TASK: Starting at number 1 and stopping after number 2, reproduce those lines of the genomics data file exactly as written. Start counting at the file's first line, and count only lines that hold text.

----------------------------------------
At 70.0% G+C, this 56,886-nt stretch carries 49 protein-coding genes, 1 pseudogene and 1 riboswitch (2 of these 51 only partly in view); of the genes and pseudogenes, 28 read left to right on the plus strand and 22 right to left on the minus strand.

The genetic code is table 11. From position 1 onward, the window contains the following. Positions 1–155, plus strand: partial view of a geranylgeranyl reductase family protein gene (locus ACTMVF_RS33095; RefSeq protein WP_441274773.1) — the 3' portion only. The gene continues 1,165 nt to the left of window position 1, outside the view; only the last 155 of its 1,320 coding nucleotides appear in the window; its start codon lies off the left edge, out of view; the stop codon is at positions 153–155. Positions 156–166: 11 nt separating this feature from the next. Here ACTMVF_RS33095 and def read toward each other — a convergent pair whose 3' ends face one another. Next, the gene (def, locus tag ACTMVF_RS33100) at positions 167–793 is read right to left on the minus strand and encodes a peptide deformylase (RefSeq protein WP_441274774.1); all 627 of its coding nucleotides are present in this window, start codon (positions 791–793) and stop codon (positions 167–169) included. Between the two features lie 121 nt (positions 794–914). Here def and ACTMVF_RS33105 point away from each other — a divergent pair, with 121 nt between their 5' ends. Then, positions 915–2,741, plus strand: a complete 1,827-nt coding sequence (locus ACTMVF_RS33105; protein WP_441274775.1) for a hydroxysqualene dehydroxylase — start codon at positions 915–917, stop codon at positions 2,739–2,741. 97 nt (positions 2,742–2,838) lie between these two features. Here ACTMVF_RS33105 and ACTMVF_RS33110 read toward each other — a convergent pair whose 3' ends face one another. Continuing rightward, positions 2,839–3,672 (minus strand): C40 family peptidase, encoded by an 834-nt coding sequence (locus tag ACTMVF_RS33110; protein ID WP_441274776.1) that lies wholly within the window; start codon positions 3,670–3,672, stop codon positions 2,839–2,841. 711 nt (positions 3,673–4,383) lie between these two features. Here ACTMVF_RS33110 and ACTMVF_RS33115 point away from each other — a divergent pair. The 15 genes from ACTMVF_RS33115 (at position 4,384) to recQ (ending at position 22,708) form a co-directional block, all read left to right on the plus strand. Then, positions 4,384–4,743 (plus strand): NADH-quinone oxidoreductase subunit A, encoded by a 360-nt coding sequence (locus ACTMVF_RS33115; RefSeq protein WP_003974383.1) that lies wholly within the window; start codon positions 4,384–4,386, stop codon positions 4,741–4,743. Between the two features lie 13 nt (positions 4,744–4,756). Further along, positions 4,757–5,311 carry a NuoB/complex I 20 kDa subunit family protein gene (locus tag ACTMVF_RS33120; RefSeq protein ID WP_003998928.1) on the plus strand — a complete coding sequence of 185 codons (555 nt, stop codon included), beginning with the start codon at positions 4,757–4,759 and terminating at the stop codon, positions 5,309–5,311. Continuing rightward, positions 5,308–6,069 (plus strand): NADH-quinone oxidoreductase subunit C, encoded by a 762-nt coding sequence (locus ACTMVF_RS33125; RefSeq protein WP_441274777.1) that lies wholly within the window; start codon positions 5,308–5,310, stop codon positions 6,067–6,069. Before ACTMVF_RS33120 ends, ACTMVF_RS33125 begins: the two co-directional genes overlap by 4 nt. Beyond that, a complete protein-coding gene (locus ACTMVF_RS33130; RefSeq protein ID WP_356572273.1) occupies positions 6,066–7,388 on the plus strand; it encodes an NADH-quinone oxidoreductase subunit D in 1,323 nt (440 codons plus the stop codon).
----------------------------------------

At 70.0% G+C, this 56,886-nt stretch carries 49 protein-coding genes, 1 pseudogene and 1 riboswitch (2 of these 51 only partly in view); of the genes and pseudogenes, 28 read left to right on the plus strand and 22 right to left on the minus strand.

The genetic code is table 11. From position 1 onward, the window contains the following. Positions 1–155, plus strand: partial view of a geranylgeranyl reductase family protein gene (locus ACTMVF_RS33095; RefSeq protein WP_441274773.1) — the 3' portion only. The gene continues 1,165 nt to the left of window position 1, outside the view; only the last 155 of its 1,320 coding nucleotides appear in the window; its start codon lies off the left edge, out of view; the stop codon is at positions 153–155. Positions 156–166: 11 nt separating this feature from the next. Here ACTMVF_RS33095 and def read toward each other — a convergent pair whose 3' ends face one another. Next, the gene (def, locus tag ACTMVF_RS33100) at positions 167–793 is read right to left on the minus strand and encodes a peptide deformylase (RefSeq protein WP_441274774.1); all 627 of its coding nucleotides are present in this window, start codon (positions 791–793) and stop codon (positions 167–169) included. Between the two features lie 121 nt (positions 794–914). Here def and ACTMVF_RS33105 point away from each other — a divergent pair, with 121 nt between their 5' ends. Then, positions 915–2,741, plus strand: a complete 1,827-nt coding sequence (locus ACTMVF_RS33105; protein WP_441274775.1) for a hydroxysqualene dehydroxylase — start codon at positions 915–917, stop codon at positions 2,739–2,741. 97 nt (positions 2,742–2,838) lie between these two features. Here ACTMVF_RS33105 and ACTMVF_RS33110 read toward each other — a convergent pair whose 3' ends face one another. Continuing rightward, positions 2,839–3,672 (minus strand): C40 family peptidase, encoded by an 834-nt coding sequence (locus tag ACTMVF_RS33110; protein ID WP_441274776.1) that lies wholly within the window; start codon positions 3,670–3,672, stop codon positions 2,839–2,841. 711 nt (positions 3,673–4,383) lie between these two features. Here ACTMVF_RS33110 and ACTMVF_RS33115 point away from each other — a divergent pair. The 15 genes from ACTMVF_RS33115 (at position 4,384) to recQ (ending at position 22,708) form a co-directional block, all read left to right on the plus strand. Then, positions 4,384–4,743 (plus strand): NADH-quinone oxidoreductase subunit A, encoded by a 360-nt coding sequence (locus ACTMVF_RS33115; RefSeq protein WP_003974383.1) that lies wholly within the window; start codon positions 4,384–4,386, stop codon positions 4,741–4,743. Between the two features lie 13 nt (positions 4,744–4,756). Further along, positions 4,757–5,311 carry a NuoB/complex I 20 kDa subunit family protein gene (locus tag ACTMVF_RS33120; RefSeq protein ID WP_003998928.1) on the plus strand — a complete coding sequence of 185 codons (555 nt, stop codon included), beginning with the start codon at positions 4,757–4,759 and terminating at the stop codon, positions 5,309–5,311. Continuing rightward, positions 5,308–6,069 (plus strand): NADH-quinone oxidoreductase subunit C, encoded by a 762-nt coding sequence (locus ACTMVF_RS33125; RefSeq protein WP_441274777.1) that lies wholly within the window; start codon positions 5,308–5,310, stop codon positions 6,067–6,069. Before ACTMVF_RS33120 ends, ACTMVF_RS33125 begins: the two co-directional genes overlap by 4 nt. Beyond that, a complete protein-coding gene (locus ACTMVF_RS33130; RefSeq protein ID WP_356572273.1) occupies positions 6,066–7,388 on the plus strand; it encodes an NADH-quinone oxidoreductase subunit D in 1,323 nt (440 codons plus the stop codon).